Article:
- Accountability – promptly address a data problem within the 72-hour time frame of reporting to the ICO, and as soon as possible to the data victim themselves.
The ICO does not pay you compensation. But the weight that their involvement adds to your data protection breach claims is valuable. It demonstrates that you consider the breach to be very serious and are willing to request the involvement of the body set up to regulate data breaches.
Vicarious liability is a concept under which employers are responsible for the conduct and actions of their employees. A recent case involving mobile network providers EE put the subject of data breach and stalkers in sharp focus when an employee used his position within the company to access the data records of a customer and harass her. The victim’s number was switched to a new handset by an employee who was her ex-partner and used this opportunity to access her details.
After the victom realised her account data had been improperly accessed, she complained to EE. As a result, she needed to miss work and spend hours at the police station reporting the stalking.
Examples like this demonstrate how a stalker can use their job or any opportunity to access the data of their victims. Have you suffered the unwanted attentions of someone who obtained data about you either illegally or from an unprotected source? Call our team now for advice about what you can do.
A change in the law called the Vidal-Hall v Google case has altered options for those seeking data protection breach compensation. Whereas in the past it was necessary to prove financial damage to support emotional damage, this landmark ruling changed that. You can now seek damages for either or both. Called material and non-material damages, with the right evidence it can be possible to calculate amounts for both types of loss.
With this in mind, the table below shows what could be possible when a data breach solicitor calculates the mental anguish caused to you by the breach. Taken from the Judicial College Guidelines these figures offer suggested award amounts to personal injury victims. It includes a section that concentrates on the psychiatric distress created by an experience. Data theft and stalking can obviously cause any of the following in a victim:
- Stress and worry
- Depression and anxiety
- Panic attacks and PTSD
- Damage to personal relationships
- Loss of pleasure in life
- Long-term health implications
All of these detrimental consequences carry a suggested compensation amount. When you choose to work with a No Win No Fee data breach lawyer, they can take the results of a psychiatric medical assessment (which they can help arrange for you) and aim for the highest settlement amount on your behalf using these figures:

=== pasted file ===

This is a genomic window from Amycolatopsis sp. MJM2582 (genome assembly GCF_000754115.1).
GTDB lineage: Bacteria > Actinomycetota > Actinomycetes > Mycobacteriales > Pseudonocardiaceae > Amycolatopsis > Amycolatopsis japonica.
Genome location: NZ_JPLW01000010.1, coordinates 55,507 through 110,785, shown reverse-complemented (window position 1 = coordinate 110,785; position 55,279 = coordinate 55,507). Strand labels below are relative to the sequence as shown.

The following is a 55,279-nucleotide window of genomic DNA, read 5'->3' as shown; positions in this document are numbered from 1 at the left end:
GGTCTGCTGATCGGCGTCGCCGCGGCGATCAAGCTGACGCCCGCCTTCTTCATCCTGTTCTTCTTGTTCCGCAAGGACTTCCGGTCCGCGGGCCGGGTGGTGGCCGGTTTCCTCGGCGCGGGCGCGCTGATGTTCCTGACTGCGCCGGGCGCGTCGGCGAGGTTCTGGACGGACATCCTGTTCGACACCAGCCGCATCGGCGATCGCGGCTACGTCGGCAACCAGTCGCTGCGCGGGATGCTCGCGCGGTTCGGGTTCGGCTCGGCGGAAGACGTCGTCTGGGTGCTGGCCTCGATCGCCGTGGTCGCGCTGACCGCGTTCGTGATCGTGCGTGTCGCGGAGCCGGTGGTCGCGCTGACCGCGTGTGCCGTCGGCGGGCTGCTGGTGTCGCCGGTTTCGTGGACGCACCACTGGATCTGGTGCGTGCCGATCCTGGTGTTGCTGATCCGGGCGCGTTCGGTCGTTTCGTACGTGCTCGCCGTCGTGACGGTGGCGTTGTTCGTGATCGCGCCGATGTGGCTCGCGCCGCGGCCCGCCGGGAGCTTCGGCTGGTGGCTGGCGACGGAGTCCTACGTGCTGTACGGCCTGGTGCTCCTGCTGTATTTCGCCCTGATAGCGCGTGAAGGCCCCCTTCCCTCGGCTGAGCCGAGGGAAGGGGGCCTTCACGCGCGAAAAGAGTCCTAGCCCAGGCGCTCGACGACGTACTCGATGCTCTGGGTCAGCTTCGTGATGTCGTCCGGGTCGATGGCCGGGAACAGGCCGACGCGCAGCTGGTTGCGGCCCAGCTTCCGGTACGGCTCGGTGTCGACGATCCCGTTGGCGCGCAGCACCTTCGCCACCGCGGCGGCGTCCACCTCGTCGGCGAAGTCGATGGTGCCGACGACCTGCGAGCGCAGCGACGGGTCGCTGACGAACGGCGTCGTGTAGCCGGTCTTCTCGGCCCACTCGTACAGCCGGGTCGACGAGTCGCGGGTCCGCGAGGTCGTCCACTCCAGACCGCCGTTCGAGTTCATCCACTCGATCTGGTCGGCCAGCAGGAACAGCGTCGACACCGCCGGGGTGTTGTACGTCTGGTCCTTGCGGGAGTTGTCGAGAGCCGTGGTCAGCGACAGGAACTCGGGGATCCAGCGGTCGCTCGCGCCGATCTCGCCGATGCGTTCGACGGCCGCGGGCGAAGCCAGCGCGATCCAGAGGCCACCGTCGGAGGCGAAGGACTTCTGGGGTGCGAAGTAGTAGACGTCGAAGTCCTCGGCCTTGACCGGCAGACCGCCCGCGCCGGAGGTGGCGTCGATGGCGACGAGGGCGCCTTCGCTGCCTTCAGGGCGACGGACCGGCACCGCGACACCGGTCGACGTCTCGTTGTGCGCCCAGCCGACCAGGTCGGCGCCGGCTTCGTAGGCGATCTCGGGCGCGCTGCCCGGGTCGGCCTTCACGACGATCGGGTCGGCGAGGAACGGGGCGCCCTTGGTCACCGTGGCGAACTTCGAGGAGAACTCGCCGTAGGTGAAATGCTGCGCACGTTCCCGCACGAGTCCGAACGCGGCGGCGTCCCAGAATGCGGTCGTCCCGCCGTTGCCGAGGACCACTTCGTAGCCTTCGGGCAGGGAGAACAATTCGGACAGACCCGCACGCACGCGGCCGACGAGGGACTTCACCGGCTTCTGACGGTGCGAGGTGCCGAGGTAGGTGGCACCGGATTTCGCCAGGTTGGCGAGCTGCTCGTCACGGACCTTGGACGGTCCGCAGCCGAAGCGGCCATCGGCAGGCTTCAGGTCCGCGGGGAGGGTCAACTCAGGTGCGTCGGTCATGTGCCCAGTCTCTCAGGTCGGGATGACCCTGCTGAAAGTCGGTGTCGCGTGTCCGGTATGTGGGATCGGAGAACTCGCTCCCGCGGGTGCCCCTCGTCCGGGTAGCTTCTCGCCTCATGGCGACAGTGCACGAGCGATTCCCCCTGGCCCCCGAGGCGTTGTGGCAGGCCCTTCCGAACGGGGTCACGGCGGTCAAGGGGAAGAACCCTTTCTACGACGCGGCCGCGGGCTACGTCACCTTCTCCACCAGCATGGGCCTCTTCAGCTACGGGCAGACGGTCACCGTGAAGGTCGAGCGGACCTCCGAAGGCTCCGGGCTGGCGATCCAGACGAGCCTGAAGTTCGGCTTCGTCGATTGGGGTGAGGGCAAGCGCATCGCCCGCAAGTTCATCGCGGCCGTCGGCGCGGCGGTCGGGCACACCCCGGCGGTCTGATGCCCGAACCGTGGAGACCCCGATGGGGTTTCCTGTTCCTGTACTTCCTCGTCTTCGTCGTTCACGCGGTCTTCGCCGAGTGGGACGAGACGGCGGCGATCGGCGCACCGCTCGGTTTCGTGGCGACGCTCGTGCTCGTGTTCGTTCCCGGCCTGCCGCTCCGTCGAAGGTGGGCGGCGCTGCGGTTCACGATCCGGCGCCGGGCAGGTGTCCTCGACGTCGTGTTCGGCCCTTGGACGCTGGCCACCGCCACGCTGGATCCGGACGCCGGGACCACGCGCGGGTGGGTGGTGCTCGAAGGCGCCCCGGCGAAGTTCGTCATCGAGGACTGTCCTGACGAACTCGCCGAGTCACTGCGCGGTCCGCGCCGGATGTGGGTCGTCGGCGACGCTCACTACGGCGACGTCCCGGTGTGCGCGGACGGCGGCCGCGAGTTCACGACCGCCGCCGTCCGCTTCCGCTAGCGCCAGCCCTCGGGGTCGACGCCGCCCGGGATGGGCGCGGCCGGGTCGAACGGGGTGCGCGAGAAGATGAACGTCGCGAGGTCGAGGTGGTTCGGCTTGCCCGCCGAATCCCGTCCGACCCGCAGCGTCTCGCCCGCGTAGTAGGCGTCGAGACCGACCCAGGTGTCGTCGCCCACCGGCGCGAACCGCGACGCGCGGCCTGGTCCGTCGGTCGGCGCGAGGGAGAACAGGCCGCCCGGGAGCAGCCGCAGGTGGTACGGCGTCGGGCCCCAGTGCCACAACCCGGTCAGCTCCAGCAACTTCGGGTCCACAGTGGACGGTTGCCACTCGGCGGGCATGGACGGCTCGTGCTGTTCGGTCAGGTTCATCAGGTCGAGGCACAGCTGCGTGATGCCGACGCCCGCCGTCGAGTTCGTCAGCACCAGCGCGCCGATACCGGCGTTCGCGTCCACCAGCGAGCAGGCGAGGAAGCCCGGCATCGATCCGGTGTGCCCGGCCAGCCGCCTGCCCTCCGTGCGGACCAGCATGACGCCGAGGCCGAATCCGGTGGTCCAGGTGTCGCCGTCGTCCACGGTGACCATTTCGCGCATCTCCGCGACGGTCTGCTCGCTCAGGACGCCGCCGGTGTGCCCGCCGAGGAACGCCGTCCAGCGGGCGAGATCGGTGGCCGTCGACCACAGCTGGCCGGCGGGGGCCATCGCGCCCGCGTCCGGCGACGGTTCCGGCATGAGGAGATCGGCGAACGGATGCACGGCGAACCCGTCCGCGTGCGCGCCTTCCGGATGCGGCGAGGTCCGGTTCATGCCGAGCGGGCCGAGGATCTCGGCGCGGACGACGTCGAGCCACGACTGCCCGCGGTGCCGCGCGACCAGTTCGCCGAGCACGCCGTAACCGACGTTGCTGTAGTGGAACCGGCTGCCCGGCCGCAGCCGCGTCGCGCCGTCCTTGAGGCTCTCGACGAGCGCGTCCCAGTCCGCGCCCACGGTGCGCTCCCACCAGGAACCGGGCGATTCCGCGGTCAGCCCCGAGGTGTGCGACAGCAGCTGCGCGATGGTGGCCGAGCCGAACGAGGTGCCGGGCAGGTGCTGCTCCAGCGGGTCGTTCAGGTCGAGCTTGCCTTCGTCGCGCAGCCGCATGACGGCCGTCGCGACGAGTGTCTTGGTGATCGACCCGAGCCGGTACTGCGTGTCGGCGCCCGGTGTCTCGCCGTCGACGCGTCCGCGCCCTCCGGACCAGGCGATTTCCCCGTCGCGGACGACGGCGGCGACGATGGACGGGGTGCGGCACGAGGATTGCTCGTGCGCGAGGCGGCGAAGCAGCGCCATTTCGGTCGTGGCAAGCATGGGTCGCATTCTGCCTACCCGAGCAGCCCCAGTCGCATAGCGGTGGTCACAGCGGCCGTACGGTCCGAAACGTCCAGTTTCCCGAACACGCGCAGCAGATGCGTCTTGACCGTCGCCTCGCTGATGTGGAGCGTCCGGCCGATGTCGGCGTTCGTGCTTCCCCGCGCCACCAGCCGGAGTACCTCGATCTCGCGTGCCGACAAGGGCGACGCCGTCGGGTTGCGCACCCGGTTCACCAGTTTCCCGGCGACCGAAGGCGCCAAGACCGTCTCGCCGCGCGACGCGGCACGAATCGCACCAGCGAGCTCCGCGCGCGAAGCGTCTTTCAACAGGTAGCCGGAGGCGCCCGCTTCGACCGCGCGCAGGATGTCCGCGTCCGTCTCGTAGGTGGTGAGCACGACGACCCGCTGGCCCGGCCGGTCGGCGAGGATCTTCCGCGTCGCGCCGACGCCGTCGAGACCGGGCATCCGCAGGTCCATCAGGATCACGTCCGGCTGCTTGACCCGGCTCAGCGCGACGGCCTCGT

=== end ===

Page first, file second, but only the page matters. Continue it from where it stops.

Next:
|Psychiatric damage - severe||Extreme and lasting problems chronically affecting many areas of life.||£54,830 to £115,730|
|Psychiatric damage - moderately severe||Significant problems like stress and trouble working or sleeping.||£19,070 to £54,830|
|Psychiatric damage - less severe||The effect on daily activities and sleep will be taken into account.||£1,540 to £5,860|
|PTSD - severe||Inability to function at work or in life as normal.||£59,860 to £100,670|
|PTSD - moderately severe||Recovery possible but disabilities for foreseeable future with prognosis of some recovery with professional help.||£23,150 to £59,860|
|PTSD - moderate||Largely recovered but some lingering and persisting symptoms, even with therapy.||£8,180 to £23,150|
|PTSD - less severe||Minor symptoms but mostly recovered within 2 years.||£3,950 to £8,180|
As well as non-material damages, you can calculate material loss also. When your sensitive data is leaked it’s not just a stalker who can use it to their advantage. Cybercriminals search the internet looking for information exactly such as this to buy and sell. Once in their possession, fraudulent accounts can be opened in your name. Credit can be taken out and exhausted. All these debts and liabilities can land on your doorstep.
Although banks are generally sympathetic to claims of fraud, and there is a good chance their suspicions may also be raised by unusual activity in your bank account, the simple fact is that you could still remain liable to pay all these amounts back. In severe cases of stalking you might need to leave your job or move home. Or put your children in another school. The repercussions could be endless and every remedial action has a cost.
Only one claim for a data breach can be made so it’s essential to include all the present costs as well as any that may arise in the future. A data breach solicitor can help you properly calculate expenses that might come in after the initial damage has been detected. Bank charges, overdraft fees and late fees are all penalties you may find yourself liable for, weeks or even months later. Your lawyer knows this and can help you construct a realistic figure of compensation to aim for.
Anyone can start a case for compensation. But given the complexity of data breach cases, it may make more sense to use the services of a legal professional. Before we examine the merits of that more closely, there is a step by step procedure that it can be beneficial to follow when making out data protection breach claims.